Caring for Everything We Use

อาจารย์ ปสันโน

Caring for Everything We Use

Throughout the day it is helpful for us to recollect that we are a community of alms mendicants. We rely on what is offered to us as gifts of goodwill: robes, alms food, shelter, and medicine—the four requisites. Traditionally, in Thai monasteries, the monastic community brings the requisites to mind as part of its formal morning and evening chanting. The chants encourage the monastics to ask themselves, Did I use the requisites skillfully? Was I heedful when I used them? Do I understand their true purpose? We too should reflect in this way. It’s easy to expect that everything will be there for us and that everything will be of good quality. But as alms mendicants, the emphasis is on contentment with what we have and being circumspect with what we are using.

There’s a story about a monk who was cleaning Ajahn Maha Boowa’s kuṭi and threw away two used matches that were on the altar. When the Ajahn returned to his room, he asked his attendant, “What happened to those matches? They weren’t used up yet!” It was Ajahn Maha Boowa’s habit to use partially burnt matches for transferring the flame from one candle to another candle or to other objects; he wouldn’t dispose of a match until it was completely burnt out. This example can inspire us to develop a sense of using things fully. The focus is not on our convenience, but on recollecting that these things are offerings; they have value, and we shouldn’t waste them.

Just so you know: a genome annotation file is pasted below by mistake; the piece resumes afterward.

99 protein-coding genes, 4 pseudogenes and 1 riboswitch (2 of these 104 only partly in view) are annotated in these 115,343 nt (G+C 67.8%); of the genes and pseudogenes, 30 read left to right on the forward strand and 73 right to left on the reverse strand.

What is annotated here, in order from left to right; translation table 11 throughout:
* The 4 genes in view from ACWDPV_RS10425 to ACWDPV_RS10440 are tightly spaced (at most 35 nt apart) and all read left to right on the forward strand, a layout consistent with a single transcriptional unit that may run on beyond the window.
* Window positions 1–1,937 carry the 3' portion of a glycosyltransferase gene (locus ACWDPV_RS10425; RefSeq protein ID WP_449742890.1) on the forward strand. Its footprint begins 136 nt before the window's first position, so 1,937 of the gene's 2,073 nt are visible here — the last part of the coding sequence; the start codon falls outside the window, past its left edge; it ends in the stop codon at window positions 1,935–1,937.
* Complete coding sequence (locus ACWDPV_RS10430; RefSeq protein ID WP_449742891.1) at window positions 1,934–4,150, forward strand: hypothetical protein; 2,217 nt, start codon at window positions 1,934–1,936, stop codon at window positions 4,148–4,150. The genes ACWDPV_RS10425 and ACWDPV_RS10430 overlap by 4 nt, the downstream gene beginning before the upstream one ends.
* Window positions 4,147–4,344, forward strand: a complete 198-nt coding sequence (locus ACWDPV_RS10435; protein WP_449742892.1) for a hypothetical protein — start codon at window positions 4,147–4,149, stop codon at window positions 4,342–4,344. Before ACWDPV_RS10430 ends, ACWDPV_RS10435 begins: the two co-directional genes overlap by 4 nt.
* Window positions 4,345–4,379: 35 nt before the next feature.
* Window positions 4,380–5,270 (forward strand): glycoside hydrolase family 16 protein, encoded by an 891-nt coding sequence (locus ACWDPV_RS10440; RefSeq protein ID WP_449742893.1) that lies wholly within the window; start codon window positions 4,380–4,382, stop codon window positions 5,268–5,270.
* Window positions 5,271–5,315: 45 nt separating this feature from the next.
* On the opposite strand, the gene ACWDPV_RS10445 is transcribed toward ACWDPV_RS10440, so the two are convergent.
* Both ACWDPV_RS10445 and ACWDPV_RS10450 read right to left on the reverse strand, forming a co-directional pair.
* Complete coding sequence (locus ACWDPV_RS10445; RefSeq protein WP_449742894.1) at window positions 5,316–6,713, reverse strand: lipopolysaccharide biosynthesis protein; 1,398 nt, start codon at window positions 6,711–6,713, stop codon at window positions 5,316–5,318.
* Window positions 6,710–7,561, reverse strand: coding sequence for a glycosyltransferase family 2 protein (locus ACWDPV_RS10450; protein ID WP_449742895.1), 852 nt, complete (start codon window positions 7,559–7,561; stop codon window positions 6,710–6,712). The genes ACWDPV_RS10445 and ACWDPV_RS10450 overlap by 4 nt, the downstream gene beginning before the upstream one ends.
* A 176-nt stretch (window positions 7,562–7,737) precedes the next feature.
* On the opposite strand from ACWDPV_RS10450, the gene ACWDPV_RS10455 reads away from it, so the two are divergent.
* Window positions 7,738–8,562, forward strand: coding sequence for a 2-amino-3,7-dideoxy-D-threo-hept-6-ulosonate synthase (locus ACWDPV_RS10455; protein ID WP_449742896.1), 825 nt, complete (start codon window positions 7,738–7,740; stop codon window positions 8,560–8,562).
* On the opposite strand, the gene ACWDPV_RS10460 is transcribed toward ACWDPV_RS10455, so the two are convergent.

Another aspect of our relationship with material things has to do with respect and compassion for others in the community. It’s really basic: make sure that people don’t have to pick up or clean up after you. Return things to their proper place. After using a tool, put it back where it belongs, rather than leaving it out for someone else to put away. In the kitchen, putting a used dish in the sink doesn’t magically make it clean and placed back in the cupboard. A real human being has to do that. We show respect and compassion for others by being considerate.

Beyond that, take responsibility for setting things right, even if they are not your assigned responsibility. If you see that something is out of place or hasn’t been done, don’t just walk by and leave it for someone else. Take the responsibility and initiative to be helpful. If everybody learns to take responsibility in this way, then it’s not a burden for anyone.

Whether we are in the monastery or elsewhere, we rely on the requisites and other material items for our daily existence. Looking after these things is just an aspect of mindfulness— attending to what we’re doing and what needs to be done in the present moment. This is not so mundane that we don’t need to think about it. We learn to incorporate the way we care for material requisites into our day-to-day practice of mindfulness and cultivation of skillful qualities. The material realm will then become a more harmonious and pleasant place in which to live.

This reflection by Ajahn Pasanno is from Beginning Our Day, Volume One, pp.110-111.